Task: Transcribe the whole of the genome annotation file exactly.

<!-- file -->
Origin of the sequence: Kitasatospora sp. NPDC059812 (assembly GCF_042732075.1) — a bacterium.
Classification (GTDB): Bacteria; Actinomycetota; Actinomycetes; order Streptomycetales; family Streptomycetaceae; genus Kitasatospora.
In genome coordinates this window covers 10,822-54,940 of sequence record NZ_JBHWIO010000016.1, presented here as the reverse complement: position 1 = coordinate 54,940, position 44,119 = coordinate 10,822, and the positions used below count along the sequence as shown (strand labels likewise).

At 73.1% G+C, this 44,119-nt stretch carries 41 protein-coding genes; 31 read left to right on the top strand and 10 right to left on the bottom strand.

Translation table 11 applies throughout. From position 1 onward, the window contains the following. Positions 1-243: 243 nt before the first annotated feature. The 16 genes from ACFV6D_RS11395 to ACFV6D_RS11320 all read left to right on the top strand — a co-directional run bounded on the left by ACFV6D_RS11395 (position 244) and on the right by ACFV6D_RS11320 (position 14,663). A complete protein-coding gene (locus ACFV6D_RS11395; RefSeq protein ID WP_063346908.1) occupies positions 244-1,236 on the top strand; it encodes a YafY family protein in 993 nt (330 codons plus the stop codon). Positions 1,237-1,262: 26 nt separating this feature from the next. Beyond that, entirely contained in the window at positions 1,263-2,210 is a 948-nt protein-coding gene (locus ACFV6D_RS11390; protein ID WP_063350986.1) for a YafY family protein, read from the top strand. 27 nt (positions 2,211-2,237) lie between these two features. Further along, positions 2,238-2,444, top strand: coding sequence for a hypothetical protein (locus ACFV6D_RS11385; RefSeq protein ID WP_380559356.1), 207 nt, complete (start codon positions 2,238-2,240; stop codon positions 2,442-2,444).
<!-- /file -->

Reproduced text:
Origin of the sequence: Kitasatospora sp. NPDC059812 (assembly GCF_042732075.1) — a bacterium.
Classification (GTDB): Bacteria; Actinomycetota; Actinomycetes; order Streptomycetales; family Streptomycetaceae; genus Kitasatospora.
In genome coordinates this window covers 10,822-54,940 of sequence record NZ_JBHWIO010000016.1, presented here as the reverse complement: position 1 = coordinate 54,940, position 44,119 = coordinate 10,822, and the positions used below count along the sequence as shown (strand labels likewise).

At 73.1% G+C, this 44,119-nt stretch carries 41 protein-coding genes; 31 read left to right on the top strand and 10 right to left on the bottom strand.

Translation table 11 applies throughout. From position 1 onward, the window contains the following. Positions 1-243: 243 nt before the first annotated feature. The 16 genes from ACFV6D_RS11395 to ACFV6D_RS11320 all read left to right on the top strand — a co-directional run bounded on the left by ACFV6D_RS11395 (position 244) and on the right by ACFV6D_RS11320 (position 14,663). A complete protein-coding gene (locus ACFV6D_RS11395; RefSeq protein ID WP_063346908.1) occupies positions 244-1,236 on the top strand; it encodes a YafY family protein in 993 nt (330 codons plus the stop codon). Positions 1,237-1,262: 26 nt separating this feature from the next. Beyond that, entirely contained in the window at positions 1,263-2,210 is a 948-nt protein-coding gene (locus ACFV6D_RS11390; protein ID WP_063350986.1) for a YafY family protein, read from the top strand. 27 nt (positions 2,211-2,237) lie between these two features. Further along, positions 2,238-2,444, top strand: coding sequence for a hypothetical protein (locus ACFV6D_RS11385; RefSeq protein ID WP_380559356.1), 207 nt, complete (start codon positions 2,238-2,240; stop codon positions 2,442-2,444).